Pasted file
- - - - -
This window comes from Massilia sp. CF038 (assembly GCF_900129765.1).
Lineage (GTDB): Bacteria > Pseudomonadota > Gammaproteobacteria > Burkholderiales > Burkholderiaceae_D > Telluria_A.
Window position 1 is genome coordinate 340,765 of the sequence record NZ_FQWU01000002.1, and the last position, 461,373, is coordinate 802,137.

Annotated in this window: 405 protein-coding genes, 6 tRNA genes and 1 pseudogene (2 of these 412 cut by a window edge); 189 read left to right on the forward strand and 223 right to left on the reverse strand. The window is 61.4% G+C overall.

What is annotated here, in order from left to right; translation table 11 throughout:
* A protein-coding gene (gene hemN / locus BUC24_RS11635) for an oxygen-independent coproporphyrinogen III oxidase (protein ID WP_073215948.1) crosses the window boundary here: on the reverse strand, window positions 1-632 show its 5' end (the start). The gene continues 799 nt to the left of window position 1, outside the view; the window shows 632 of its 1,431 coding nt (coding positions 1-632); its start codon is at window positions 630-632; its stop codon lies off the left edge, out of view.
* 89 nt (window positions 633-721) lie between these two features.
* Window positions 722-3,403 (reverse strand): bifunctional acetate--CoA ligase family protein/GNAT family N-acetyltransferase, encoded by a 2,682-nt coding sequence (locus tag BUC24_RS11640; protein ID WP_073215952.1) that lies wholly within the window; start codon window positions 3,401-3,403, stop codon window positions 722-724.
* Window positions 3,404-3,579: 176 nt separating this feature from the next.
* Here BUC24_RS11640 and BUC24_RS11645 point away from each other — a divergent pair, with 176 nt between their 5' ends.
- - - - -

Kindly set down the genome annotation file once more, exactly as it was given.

This window comes from Massilia sp. CF038 (assembly GCF_900129765.1).
Lineage (GTDB): Bacteria > Pseudomonadota > Gammaproteobacteria > Burkholderiales > Burkholderiaceae_D > Telluria_A.
Window position 1 is genome coordinate 340,765 of the sequence record NZ_FQWU01000002.1, and the last position, 461,373, is coordinate 802,137.

Annotated in this window: 405 protein-coding genes, 6 tRNA genes and 1 pseudogene (2 of these 412 cut by a window edge); 189 read left to right on the forward strand and 223 right to left on the reverse strand. The window is 61.4% G+C overall.

What is annotated here, in order from left to right; translation table 11 throughout:
* A protein-coding gene (gene hemN / locus BUC24_RS11635) for an oxygen-independent coproporphyrinogen III oxidase (protein ID WP_073215948.1) crosses the window boundary here: on the reverse strand, window positions 1-632 show its 5' end (the start). The gene continues 799 nt to the left of window position 1, outside the view; the window shows 632 of its 1,431 coding nt (coding positions 1-632); its start codon is at window positions 630-632; its stop codon lies off the left edge, out of view.
* 89 nt (window positions 633-721) lie between these two features.
* Window positions 722-3,403 (reverse strand): bifunctional acetate--CoA ligase family protein/GNAT family N-acetyltransferase, encoded by a 2,682-nt coding sequence (locus tag BUC24_RS11640; protein ID WP_073215952.1) that lies wholly within the window; start codon window positions 3,401-3,403, stop codon window positions 722-724.
* Window positions 3,404-3,579: 176 nt separating this feature from the next.
* Here BUC24_RS11640 and BUC24_RS11645 point away from each other — a divergent pair, with 176 nt between their 5' ends.